When the body does adapt, though, it can be fascinating to observe – as Daniel E. Lieberman discovered back in 2015. He followed eight runners who ran 3,080 miles across the US. For half a year, they ran about a marathon each day, taking just one day off a week. At the start, they experienced all the pain and stiffness you’d expect – but, bit by bit, they adapted.

Of the fifty injuries the runners reported, about 75 percent occurred in the first month. And in the final month, they reported none at all.

We need to stay active as we age

How do you picture your retirement? Whatever you envision, it’s probably unlike the lives lived by older members of hunter-gatherer societies.

Take the Hadza, the Tanzanian hunter-gatherer people we encountered in an earlier section. While Americans walk half as much in their seventies as they do in their forties, the Hadza’s activity levels go through a much more moderate decline as they age. One result of that is that they stay fit and strong much longer than people living in the industrialized world.

In fact, hunter-gatherers also live quite long lives, despite the fact they’re unfamiliar with modern medicine; those who survive infancy typically live to be between sixty-eight and seventy-eight years old. That’s not far off the life expectancy in the US, which is currently somewhere between seventy-six and eighty-one. So what can we learn from them?

One thing we can learn from older hunter-gatherers is that many so-called “diseases of aging” aren’t actually inevitable as we grow older. Heart disease, type 2 diabetes, and Alzheimer’s rarely appear in hunter-gatherers at all.

So why is that? In short, it’s down to a phenomenon that scientists call compression of morbidity. Whereas in the industrialized world, many of us are plagued by ill health or “morbidity” for decades before we die, hunter-gatherers’ physical decline is compressed toward the end of their lives. Their secret? You probably guessed it – sustained activity into old age.

We can see this play out closer to home too – as James Fries, a celebrated medical professor, showed in the Stanford Runners Study. Observing five hundred amateur runners and four hundred inactive but healthy participants, Fries and his team tracked this group of over-fifties year after year.

What they found was that non-runners died at accelerating rates compared to their active counterparts. By the end of the study, members of the inactive group were about three times more likely to pass away in a given year than the runners were.

What’s more, the runners didn’t just live longer: they lived better, too. The researchers kept track of participants’ ability to carry out basic tasks like walking, dressing, and other routine activities – and they found that non-runners lost these capacities at double the rate of the running group.

The bottom line, whether you live in rural Tanzania or downtown Boston, is that keeping active as you age can help you live longer, stave off illness, and maintain your physical abilities.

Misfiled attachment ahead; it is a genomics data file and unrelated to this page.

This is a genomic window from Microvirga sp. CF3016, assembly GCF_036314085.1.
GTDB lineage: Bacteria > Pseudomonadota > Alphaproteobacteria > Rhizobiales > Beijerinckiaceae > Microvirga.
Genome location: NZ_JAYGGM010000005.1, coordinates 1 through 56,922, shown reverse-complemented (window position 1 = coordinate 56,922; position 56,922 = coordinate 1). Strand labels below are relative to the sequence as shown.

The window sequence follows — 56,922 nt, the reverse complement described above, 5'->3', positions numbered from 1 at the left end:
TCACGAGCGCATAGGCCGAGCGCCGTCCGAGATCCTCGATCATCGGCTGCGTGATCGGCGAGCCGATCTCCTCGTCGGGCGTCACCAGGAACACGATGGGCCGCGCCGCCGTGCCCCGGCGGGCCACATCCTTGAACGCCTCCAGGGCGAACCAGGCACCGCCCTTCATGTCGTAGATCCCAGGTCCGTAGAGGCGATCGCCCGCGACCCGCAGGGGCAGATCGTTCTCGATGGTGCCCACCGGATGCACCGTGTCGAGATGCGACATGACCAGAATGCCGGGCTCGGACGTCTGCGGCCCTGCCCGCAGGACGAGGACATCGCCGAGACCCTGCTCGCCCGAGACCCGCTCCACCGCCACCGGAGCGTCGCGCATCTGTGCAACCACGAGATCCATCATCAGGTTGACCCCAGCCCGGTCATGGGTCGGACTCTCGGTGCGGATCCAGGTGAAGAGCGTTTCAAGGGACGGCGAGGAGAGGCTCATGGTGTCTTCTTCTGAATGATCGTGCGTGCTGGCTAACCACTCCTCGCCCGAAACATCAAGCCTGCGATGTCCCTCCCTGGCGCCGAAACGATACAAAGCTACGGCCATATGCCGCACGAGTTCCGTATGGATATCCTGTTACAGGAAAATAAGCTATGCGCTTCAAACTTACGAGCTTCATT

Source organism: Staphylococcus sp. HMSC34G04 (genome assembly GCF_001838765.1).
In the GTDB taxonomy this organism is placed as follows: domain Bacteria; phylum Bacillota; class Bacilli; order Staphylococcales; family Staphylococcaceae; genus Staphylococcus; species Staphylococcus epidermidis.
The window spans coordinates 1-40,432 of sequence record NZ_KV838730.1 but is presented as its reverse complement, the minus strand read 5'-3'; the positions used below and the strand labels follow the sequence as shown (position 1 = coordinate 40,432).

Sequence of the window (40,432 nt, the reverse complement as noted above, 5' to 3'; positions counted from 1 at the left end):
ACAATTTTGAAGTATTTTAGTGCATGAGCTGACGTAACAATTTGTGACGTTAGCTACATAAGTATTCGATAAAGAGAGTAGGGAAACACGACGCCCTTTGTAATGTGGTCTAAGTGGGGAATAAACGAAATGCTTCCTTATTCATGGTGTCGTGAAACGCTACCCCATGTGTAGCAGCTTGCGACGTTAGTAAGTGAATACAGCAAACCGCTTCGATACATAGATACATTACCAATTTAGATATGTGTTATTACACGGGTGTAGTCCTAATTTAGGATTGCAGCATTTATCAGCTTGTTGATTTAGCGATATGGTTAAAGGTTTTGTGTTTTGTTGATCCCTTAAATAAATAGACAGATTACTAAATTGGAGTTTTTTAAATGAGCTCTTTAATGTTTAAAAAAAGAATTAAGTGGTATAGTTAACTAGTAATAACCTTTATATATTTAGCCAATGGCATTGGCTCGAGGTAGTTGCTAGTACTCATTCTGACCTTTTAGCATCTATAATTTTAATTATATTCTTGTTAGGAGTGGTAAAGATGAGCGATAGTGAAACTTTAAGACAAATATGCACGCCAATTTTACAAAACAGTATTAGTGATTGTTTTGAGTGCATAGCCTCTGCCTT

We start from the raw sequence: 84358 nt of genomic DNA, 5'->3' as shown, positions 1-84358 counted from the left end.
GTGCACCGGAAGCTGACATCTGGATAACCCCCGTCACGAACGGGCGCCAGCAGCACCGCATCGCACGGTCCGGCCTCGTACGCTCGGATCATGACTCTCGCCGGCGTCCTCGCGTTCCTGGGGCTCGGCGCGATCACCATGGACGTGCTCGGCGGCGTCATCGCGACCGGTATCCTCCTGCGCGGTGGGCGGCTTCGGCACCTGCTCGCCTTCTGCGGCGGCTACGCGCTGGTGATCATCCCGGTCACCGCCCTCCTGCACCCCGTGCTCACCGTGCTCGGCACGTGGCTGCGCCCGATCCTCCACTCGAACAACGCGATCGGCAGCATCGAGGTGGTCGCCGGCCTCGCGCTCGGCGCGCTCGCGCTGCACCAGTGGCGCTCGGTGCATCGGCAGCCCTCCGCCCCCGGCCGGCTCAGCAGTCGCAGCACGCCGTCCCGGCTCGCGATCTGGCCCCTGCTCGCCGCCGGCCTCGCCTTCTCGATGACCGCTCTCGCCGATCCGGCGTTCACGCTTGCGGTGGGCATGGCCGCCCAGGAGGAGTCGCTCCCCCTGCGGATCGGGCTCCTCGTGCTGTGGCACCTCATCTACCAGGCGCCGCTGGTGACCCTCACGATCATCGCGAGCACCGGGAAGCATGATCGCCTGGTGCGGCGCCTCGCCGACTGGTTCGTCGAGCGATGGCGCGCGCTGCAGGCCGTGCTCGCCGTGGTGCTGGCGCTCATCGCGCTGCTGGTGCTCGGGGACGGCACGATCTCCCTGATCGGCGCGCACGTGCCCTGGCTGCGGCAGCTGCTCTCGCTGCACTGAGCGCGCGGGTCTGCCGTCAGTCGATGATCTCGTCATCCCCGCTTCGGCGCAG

If we want to exercise more, we need to make it as fun and necessary as possible

We know exercise is good for us. We know we should exercise more. But now we also know why we so often find it difficult and unpleasant – because we didn’t evolve to engage in voluntary physical activity. From the standpoint of our ancestors and our evolutionary history, exercising is weird.

That’s a fact we have to reckon with; it means that when physical activity is unnecessary or boring, we’ll probably try to avoid it. But rather than being paralyzed by that insight, can we harness it for our own benefit?

Earlier, we characterized exercise as voluntary or unnecessary physical activity. That’s its hallmark, but it’s also a problem: exercise is good for us, but it’s not a total necessity. In other words, we might not thrive if we’re unfit, but odds are that we’ll get by.

Grasping this fact helps to point us toward a solution: If we can’t make exercise an actual necessity, we can at least try to make it more necessary. How? By creating an environment that coerces us into staying fit.

One way of doing this is to ask someone you respect to check your progress and make sure you’re meeting your goals. Alternatively, consider signing up for a race and paying ahead of time. You won’t be compelled to take part, of course, but putting your money on the line will make you think twice about skipping training or dropping out. To put it another way, preparing for the race will seem more necessary once you’ve paid up.

But it’s not enough to coerce yourself into exercising. In the best-case scenario, that’ll leave you fit but more than a little miserable. If you really want to make exercise a part of your life, you’ll also need to make it more fun.

Luckily, there’s one ancient, tried-and-tested method of sweetening physical activity: making it social. In hunter-gatherer societies, men often travel in pairs when they hunt or collect honey. And when the women forage, they go in groups, gossiping and enjoying each other’s company.

So be social. Exercise with friends or a team or a trainer. And if all else fails, there’s always straightforward distraction – a podcast can be incorporated into almost any workout.

The bottom line is that exercise is good for us – and the better we understand our instinct to loll about, the more effectively we can overcome it.

Conclusion

Exercise isn’t easy, because it violates our natural tendency to conserve energy. The solution is to make physical activity seem both necessary and fun – while resting well and making sure not to overtrain.

Instead of endless fussing about what the ideal workout regime would look like, try to adopt a simpler attitude. Research bears out a few straightforward principles: exercise lots – mostly cardio, but also using weights – and keep it up as you get older. You needn’t make your exercise program any more complex than that.